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March 26 , 2004

Russian Language Students Have Video Pen Pals in Tver

Mount Holyoke students studying Russian have found a new way to hone their speaking skills that does not involve putting on headphones in the language lab. These students have taken up videoconferencing with students in Russia who are learning English. Videoconferencing is a sort of face-to-face chat room—students gather in the videoconference room at Williston Library and converse with their Russian peers via a video link on large television screens. “It’s like having video pen pals,” said Susan Scotto, senior lecturer in Russian, who organized the program. “They all really enjoy it.”

Scotto explained that the video communication started last spring when a teacher from the Visa English Institute in Tver, a city on the Volga River northwest of Moscow, contacted her about setting up a videoconference for students. “What makes it really great is that when we went to Moscow last fall, we visited these people, so we know some of them,” Scotto said.

The students have videoconferenced three times so far. The first encounter helped the students get acquainted. Since then they have chosen discussion topics ahead of time that allow them to practice their language while exploring one another’s cultures. So far they have tackled food, movies, and housing. “Most Russians live in small apartments,” Scotto said, “so the discussion about housing involved lots of talk about numbers of rooms and square meters. It was interesting.”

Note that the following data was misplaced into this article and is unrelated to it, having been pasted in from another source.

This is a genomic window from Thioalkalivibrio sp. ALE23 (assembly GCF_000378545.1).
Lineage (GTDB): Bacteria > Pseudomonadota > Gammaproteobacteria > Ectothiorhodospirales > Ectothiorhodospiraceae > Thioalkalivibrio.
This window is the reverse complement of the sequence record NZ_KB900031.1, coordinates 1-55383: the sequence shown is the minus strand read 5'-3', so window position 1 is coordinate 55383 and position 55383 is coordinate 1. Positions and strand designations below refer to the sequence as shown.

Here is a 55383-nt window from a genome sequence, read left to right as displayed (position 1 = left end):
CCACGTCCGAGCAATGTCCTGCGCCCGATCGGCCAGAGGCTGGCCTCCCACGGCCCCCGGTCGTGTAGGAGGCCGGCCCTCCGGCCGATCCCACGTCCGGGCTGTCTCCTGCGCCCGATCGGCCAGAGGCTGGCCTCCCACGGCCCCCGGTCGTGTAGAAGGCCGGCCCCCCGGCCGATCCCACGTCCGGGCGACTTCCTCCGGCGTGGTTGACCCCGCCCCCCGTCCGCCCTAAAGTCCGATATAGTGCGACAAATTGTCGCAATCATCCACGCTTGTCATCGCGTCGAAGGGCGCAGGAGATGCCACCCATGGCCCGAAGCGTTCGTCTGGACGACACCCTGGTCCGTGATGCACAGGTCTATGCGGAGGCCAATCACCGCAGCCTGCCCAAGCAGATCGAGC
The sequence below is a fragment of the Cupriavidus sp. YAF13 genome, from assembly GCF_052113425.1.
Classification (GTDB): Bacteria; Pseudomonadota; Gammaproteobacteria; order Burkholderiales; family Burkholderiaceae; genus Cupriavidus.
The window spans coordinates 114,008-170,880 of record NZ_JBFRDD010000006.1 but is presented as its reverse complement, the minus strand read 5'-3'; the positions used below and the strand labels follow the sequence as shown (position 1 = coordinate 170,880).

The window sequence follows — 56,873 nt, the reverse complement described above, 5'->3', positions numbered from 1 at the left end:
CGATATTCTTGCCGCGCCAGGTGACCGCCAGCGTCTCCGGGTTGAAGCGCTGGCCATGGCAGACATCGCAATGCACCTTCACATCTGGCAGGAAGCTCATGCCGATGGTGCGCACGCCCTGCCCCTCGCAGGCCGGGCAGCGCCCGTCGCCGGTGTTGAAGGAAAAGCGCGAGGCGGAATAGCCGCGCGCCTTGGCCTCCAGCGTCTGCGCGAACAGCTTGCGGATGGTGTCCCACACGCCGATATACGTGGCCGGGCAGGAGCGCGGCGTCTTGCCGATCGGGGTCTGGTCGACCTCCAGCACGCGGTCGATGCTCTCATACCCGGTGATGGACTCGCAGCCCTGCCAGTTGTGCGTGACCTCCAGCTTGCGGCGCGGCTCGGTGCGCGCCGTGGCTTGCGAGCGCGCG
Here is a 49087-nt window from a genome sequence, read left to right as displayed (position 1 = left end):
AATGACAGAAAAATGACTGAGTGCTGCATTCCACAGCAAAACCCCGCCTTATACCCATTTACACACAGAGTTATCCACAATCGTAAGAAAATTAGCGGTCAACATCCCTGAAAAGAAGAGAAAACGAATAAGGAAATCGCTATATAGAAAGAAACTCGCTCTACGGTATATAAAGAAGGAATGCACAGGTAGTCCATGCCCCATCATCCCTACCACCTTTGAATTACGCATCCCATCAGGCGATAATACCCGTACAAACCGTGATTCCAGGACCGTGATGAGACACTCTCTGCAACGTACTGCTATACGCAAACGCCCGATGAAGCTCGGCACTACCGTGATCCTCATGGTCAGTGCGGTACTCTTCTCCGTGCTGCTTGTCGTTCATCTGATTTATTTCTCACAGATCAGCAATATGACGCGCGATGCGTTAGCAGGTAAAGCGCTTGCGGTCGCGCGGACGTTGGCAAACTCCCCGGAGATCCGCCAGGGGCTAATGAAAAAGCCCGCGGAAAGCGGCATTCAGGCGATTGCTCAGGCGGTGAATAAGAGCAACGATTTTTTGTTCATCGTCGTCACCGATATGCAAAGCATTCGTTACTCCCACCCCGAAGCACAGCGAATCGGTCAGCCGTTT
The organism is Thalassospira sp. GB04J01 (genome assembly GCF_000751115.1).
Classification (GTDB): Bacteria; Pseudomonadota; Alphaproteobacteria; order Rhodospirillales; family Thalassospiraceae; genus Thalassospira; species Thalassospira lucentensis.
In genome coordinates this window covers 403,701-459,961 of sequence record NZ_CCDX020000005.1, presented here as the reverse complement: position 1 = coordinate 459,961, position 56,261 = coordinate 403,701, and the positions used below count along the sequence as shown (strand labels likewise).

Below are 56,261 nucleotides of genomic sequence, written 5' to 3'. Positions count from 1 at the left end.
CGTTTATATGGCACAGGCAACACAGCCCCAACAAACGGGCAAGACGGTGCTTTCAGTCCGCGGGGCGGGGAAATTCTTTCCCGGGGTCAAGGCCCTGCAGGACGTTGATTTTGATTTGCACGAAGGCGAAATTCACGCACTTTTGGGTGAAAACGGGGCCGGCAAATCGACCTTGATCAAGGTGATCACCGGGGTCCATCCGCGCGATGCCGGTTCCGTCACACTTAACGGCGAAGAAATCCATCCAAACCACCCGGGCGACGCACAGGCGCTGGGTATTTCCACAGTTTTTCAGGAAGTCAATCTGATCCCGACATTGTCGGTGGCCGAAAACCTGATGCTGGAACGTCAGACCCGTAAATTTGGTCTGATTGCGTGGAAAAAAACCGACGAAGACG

“It’s kind of a cliché, but students on both sides fin
d it really exciting not only to practice their language with real natives, but also to get a sense of what other young people are interested in and how they live,” said Scotto. Kaitlyn Wild ’06, one of the videoconference participants, agrees that the sessions offer far more than language lessons. “I think that both sides of the discussion have preconceived notions about the other’s culture and it’s interesting to learn the facts,” Wild said. Wild will be traveling to Moscow next fall to study and hopes to visit Tver and meet some of the students she’s gotten to know via teleconferencing.

Scotto is pleased that students at all levels of proficiency participate in the sessions. Wild said there are lively moments when people make amusing mistakes, such as saying something is good when they mean just the opposite. “Everyone is a little nervous so we are all prone to giggling,” she said.




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